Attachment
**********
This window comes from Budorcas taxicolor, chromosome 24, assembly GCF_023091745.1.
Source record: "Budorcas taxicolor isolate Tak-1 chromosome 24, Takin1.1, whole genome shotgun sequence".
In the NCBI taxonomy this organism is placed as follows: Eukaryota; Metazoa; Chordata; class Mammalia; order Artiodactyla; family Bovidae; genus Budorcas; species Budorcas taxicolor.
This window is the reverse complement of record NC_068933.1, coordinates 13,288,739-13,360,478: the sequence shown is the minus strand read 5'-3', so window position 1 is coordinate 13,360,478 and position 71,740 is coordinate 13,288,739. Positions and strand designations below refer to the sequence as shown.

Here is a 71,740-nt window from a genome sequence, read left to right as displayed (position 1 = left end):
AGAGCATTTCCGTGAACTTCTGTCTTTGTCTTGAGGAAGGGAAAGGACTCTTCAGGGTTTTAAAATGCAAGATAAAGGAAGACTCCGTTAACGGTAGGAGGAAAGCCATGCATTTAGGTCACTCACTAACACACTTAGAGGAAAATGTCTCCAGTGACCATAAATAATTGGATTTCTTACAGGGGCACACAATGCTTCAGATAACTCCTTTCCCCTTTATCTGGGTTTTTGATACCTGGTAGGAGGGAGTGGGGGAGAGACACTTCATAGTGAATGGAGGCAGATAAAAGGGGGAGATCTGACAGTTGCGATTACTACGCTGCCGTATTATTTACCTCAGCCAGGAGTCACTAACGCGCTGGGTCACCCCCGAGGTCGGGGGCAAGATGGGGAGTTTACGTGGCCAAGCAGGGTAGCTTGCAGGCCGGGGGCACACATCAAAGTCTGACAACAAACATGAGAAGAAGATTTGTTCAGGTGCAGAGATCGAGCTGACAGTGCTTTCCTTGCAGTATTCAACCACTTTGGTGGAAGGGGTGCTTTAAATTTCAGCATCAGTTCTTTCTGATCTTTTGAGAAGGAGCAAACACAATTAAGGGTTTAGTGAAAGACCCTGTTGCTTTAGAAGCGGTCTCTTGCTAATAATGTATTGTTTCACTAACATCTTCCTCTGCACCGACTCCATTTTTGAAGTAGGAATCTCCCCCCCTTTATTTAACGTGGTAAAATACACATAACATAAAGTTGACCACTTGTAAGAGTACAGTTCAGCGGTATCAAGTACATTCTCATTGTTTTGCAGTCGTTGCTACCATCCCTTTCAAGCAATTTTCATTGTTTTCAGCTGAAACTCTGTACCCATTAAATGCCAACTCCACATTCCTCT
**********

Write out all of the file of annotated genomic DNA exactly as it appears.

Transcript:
This window comes from Budorcas taxicolor, chromosome 24, assembly GCF_023091745.1.
Source record: "Budorcas taxicolor isolate Tak-1 chromosome 24, Takin1.1, whole genome shotgun sequence".
In the NCBI taxonomy this organism is placed as follows: Eukaryota; Metazoa; Chordata; class Mammalia; order Artiodactyla; family Bovidae; genus Budorcas; species Budorcas taxicolor.
This window is the reverse complement of record NC_068933.1, coordinates 13,288,739-13,360,478: the sequence shown is the minus strand read 5'-3', so window position 1 is coordinate 13,360,478 and position 71,740 is coordinate 13,288,739. Positions and strand designations below refer to the sequence as shown.

Here is a 71,740-nt window from a genome sequence, read left to right as displayed (position 1 = left end):
AGAGCATTTCCGTGAACTTCTGTCTTTGTCTTGAGGAAGGGAAAGGACTCTTCAGGGTTTTAAAATGCAAGATAAAGGAAGACTCCGTTAACGGTAGGAGGAAAGCCATGCATTTAGGTCACTCACTAACACACTTAGAGGAAAATGTCTCCAGTGACCATAAATAATTGGATTTCTTACAGGGGCACACAATGCTTCAGATAACTCCTTTCCCCTTTATCTGGGTTTTTGATACCTGGTAGGAGGGAGTGGGGGAGAGACACTTCATAGTGAATGGAGGCAGATAAAAGGGGGAGATCTGACAGTTGCGATTACTACGCTGCCGTATTATTTACCTCAGCCAGGAGTCACTAACGCGCTGGGTCACCCCCGAGGTCGGGGGCAAGATGGGGAGTTTACGTGGCCAAGCAGGGTAGCTTGCAGGCCGGGGGCACACATCAAAGTCTGACAACAAACATGAGAAGAAGATTTGTTCAGGTGCAGAGATCGAGCTGACAGTGCTTTCCTTGCAGTATTCAACCACTTTGGTGGAAGGGGTGCTTTAAATTTCAGCATCAGTTCTTTCTGATCTTTTGAGAAGGAGCAAACACAATTAAGGGTTTAGTGAAAGACCCTGTTGCTTTAGAAGCGGTCTCTTGCTAATAATGTATTGTTTCACTAACATCTTCCTCTGCACCGACTCCATTTTTGAAGTAGGAATCTCCCCCCCTTTATTTAACGTGGTAAAATACACATAACATAAAGTTGACCACTTGTAAGAGTACAGTTCAGCGGTATCAAGTACATTCTCATTGTTTTGCAGTCGTTGCTACCATCCCTTTCAAGCAATTTTCATTGTTTTCAGCTGAAACTCTGTACCCATTAAATGCCAACTCCACATTCCTCT